Daughter, 20, sues her mum's doctor for allowing her to be born

Daughter, 20, sues her mum's doctor for allowing her to be born

A woman is taking her mother's doctor to court for allowing her to be born.

Evie Toombes, 20, from Skegness, Lincolnshire, England, claims she should have never been born and she is suing her mother's GP for millions in damages.

The para-showjumping star was born with spina bifida - a condition where a baby's spine and spinal cord fail to develop in the womb, causing a gap in the spine - and spends some of her days connected to tubes 24-hours-a-day.

Despite her condition, she has built a career in showjumping, competing against both disabled and able-bodied riders.

Evie has also appeared on ITV's show 'Hidden Disabilities: What's The Truth?' and also met Prince Harry and Megan Markle when she won the Inspiration Young Person Award at a Well-child charity event in 2018.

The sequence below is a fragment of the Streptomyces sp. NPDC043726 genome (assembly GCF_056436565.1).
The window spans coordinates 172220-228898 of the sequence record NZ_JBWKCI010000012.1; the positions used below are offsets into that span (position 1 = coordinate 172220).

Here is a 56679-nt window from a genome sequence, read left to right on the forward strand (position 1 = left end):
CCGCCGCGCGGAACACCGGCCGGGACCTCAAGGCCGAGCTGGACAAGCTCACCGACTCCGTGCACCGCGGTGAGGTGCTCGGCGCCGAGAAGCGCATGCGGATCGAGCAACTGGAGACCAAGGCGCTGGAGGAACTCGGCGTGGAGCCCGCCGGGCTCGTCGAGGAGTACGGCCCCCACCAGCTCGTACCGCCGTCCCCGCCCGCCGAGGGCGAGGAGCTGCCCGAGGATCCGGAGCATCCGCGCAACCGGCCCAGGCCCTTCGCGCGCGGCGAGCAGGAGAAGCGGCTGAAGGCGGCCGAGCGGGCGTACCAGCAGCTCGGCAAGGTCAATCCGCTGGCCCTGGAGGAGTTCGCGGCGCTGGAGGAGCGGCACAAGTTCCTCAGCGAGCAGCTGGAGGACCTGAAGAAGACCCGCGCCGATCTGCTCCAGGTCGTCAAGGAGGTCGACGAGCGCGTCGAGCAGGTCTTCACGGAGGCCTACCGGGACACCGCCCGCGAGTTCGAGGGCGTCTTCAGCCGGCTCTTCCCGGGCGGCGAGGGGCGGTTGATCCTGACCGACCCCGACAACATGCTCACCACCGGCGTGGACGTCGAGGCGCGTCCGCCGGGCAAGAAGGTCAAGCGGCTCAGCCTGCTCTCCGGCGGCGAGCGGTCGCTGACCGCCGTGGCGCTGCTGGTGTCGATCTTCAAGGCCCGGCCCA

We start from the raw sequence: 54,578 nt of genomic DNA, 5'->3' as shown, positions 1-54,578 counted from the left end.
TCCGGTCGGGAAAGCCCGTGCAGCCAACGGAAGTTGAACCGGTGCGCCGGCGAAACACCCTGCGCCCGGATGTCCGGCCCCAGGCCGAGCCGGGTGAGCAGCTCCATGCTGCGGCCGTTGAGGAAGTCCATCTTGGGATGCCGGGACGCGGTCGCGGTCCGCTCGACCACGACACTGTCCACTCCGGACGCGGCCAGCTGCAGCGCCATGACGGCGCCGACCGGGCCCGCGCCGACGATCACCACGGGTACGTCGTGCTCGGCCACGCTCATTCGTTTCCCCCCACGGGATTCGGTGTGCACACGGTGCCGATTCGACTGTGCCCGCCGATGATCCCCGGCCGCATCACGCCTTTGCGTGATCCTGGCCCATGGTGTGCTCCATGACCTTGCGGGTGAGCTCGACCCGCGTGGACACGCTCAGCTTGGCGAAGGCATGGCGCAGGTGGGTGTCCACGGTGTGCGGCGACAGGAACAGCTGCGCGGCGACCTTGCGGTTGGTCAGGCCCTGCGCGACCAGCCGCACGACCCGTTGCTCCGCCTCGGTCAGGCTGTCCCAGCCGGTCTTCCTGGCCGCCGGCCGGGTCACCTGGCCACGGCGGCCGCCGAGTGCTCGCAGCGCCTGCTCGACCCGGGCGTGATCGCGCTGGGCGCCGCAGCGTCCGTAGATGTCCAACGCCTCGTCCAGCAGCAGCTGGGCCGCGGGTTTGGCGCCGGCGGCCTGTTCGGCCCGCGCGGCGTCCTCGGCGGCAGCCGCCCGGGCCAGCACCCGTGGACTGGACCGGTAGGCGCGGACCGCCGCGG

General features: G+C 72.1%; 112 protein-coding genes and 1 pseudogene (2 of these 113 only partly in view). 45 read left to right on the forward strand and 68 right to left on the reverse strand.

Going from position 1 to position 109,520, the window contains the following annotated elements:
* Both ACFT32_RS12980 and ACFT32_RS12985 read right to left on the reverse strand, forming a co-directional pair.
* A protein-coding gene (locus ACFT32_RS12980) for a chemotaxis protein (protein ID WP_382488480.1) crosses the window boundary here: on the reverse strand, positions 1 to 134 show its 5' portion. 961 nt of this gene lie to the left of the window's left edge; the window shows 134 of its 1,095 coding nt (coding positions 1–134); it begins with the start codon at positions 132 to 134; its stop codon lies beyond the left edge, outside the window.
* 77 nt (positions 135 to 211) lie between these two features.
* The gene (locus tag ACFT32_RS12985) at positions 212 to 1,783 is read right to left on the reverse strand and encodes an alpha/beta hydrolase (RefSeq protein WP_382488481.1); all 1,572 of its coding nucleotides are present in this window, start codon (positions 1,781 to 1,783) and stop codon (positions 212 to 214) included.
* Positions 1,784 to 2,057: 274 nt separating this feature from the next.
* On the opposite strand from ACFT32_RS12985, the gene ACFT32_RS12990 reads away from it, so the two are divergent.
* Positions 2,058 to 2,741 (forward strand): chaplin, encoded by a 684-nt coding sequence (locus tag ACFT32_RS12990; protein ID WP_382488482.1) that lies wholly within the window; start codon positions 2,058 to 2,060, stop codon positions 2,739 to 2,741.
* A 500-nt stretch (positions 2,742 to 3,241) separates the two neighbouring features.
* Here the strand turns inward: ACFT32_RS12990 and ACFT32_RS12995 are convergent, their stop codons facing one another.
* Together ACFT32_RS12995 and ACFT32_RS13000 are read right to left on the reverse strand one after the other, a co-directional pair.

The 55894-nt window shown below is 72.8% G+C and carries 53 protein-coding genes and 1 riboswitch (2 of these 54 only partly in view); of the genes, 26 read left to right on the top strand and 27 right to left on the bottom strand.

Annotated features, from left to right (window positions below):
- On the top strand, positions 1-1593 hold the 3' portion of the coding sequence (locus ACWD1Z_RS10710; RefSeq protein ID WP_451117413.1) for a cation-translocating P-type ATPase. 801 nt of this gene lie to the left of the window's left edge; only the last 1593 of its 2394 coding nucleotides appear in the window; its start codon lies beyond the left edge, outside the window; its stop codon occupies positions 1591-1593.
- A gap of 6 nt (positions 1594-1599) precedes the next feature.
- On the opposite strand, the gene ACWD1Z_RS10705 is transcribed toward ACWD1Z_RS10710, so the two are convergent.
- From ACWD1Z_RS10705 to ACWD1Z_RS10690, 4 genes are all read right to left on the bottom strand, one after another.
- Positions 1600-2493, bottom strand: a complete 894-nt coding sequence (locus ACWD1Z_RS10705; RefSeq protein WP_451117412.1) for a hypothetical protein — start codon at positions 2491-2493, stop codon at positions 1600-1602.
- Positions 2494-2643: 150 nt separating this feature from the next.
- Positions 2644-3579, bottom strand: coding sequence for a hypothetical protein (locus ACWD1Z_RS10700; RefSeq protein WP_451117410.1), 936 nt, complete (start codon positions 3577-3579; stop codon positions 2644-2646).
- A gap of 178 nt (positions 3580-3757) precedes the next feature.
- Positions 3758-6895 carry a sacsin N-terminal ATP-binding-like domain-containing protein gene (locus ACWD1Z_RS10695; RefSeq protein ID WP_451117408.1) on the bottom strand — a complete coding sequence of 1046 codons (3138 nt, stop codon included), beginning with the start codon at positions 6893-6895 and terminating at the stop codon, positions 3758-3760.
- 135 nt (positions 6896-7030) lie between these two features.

Yet, she claims Dr Philip Mitchell is liable for a "wrong conception charge" after failing to advise her mother, Caroline Toombes, to take vital supplements before getting pregnant.

Evie says that if her mother's doctor advised her to take folic acid supplements, to reduce the chance of spina bifida affecting her baby, her mother would not have gotten pregnant and she would not have been born.

But Dr Mitchell denies the claims stating he provided Mrs Toombes with "reasonable advice".

The High Court heard how 50-year-old Mrs Toombes went to visit Dr Mitchell at the Hawthorn Medical Practice in Skegness to explain her plans on having her first baby in February 2001.

Evie's lawyer, Susan Rodway QC, told the court how Mrs Toombes had been keen to start a family after losing both her parents.

She said: "This was a very precious decision to start a family because she herself had lost her parents when she was young.

"They had been refraining from sexual intercourse until after they had received advice at this consultation."Latest Post